Behavioral Ecology and Sociobiology

, Volume 56, Issue 4, pp 360–365 | Cite as

Manipulation of nest-box density affects extra-pair paternity in a population of blue tits (Parus caeruleus)

Original Article

Abstract

We tested the effect of manipulation of breeding density on the occurrence of extra-pair paternity in a blue tit (Parus caeruleus) population during two consecutive years. In a homogeneous oak forest, nest-box manipulation provided a high density plot (plot A, 1.10 and 1.32 pairs/ha) and a low density plot (plot B, 0.43 and 0.46 pairs/ha). Microsatellite analysis on 91 broods revealed a higher proportion of extra-pair paternity in broods in plot A (mean of 17.2%) than in plot B (mean of 11.4%). A correlative approach showed that the proportion of extra-pair young in broods was affected by the number of breeding neighbours within 100 m around the nest-box, by the distance to the nearest breeding neighbour and by an additional plot effect. However, the nearest neighbours accounted for only 39.3% of extra-pair paternities and distance to extra-pair fathers was significantly higher than the nearest neighbour distance in both plots. This implies that the effect of density on the occurrence of extra-pair paternities is associated with active female choice to enhance the brood fitness. Although there were more extra-pair young in broods when density was high, the number of extra-pair fathers did not increase and stayed close to one. We suggest that density increases the cost of mate guarding by males, thereby increasing the possibility for females to solicit extra-pair paternities to the cuckolding male they have chosen. Finally, we discuss why correlatives approaches do not always show evidence for an effect of breeding density on extra-pair paternity occurrence.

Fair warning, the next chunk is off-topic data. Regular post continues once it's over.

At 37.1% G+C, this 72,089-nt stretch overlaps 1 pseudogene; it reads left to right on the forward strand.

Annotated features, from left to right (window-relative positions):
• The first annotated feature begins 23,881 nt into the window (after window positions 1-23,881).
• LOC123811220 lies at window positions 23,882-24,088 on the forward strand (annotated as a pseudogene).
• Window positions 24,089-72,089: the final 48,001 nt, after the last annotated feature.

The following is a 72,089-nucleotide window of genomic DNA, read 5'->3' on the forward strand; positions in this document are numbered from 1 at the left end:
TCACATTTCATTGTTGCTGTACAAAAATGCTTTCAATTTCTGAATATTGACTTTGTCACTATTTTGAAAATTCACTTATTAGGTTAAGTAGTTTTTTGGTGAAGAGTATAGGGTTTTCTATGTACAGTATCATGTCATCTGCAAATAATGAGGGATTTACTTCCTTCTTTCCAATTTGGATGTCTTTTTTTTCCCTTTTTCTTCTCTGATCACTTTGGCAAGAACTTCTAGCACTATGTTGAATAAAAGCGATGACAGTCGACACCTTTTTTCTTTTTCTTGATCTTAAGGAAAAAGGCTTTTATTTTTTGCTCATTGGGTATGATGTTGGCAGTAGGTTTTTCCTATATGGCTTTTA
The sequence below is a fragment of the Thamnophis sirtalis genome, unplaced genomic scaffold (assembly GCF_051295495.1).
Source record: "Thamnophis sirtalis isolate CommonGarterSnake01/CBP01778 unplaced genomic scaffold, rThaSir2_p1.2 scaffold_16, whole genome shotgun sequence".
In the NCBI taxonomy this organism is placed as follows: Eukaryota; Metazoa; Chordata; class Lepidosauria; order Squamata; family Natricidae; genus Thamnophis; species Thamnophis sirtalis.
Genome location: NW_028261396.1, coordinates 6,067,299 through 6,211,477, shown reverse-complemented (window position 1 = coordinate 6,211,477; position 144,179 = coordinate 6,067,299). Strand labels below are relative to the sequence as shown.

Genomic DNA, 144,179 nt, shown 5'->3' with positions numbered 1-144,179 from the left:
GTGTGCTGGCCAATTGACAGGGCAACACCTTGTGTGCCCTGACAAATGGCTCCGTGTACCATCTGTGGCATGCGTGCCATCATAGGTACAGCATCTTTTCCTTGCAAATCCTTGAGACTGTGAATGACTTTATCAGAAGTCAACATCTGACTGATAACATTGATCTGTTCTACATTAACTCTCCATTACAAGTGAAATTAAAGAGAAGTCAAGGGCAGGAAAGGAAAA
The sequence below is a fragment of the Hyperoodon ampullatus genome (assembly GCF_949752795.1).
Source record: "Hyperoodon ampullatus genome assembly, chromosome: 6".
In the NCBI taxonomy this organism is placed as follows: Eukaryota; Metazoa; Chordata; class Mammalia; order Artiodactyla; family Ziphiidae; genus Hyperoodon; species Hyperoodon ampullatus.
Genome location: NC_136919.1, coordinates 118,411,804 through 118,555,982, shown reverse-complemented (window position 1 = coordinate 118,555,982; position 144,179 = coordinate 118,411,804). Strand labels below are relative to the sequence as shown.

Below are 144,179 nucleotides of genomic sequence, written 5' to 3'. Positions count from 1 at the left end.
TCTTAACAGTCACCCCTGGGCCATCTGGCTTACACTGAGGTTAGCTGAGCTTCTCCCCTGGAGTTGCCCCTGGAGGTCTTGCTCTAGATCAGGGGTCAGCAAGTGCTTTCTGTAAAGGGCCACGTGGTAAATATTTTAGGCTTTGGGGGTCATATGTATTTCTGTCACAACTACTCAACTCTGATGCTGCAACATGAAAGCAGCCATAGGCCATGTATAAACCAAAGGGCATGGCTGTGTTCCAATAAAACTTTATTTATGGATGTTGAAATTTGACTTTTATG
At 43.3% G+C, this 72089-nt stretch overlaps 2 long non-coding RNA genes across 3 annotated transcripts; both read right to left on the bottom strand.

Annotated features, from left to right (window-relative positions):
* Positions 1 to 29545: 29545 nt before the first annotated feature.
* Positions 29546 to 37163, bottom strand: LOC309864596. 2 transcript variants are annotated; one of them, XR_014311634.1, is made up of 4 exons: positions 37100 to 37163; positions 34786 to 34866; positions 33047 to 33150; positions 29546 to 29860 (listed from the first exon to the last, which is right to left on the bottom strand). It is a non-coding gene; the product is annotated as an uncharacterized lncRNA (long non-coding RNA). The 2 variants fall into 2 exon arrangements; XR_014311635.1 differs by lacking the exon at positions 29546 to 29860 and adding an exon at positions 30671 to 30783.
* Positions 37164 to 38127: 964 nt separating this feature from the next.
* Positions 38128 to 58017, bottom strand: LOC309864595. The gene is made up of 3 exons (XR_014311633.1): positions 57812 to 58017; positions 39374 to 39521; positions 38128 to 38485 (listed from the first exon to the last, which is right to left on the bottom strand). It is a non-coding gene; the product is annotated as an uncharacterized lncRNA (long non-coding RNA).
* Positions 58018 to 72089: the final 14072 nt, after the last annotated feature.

Keywords

Breeding density Extra-pair paternity Intra-specific variation Parus caeruleus 

Notes

Acknowledgements

We thank Anne Barrabé for her help in the microsatellite genotyping. Thank you also to Jacques Blondel, Paula Dias and Marcel Lambrechts for constructive advice on the manuscript. A.C. was supported by a grant from the Ministère Français de l’Education Nationale, de l’Enseignement et de la Recherche, a European Network grant (EKVL-CT-1999–0017) and a grant from the Bureau des Ressources Génétiques, France. Bird rings were provided by CRBPO-France. The manipulation of birds comply with the current laws in France.

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Copyright information

© Springer-Verlag 2004

Authors and Affiliations

  1. 1.CEFE-CNRSMontpellier Cedex 5France

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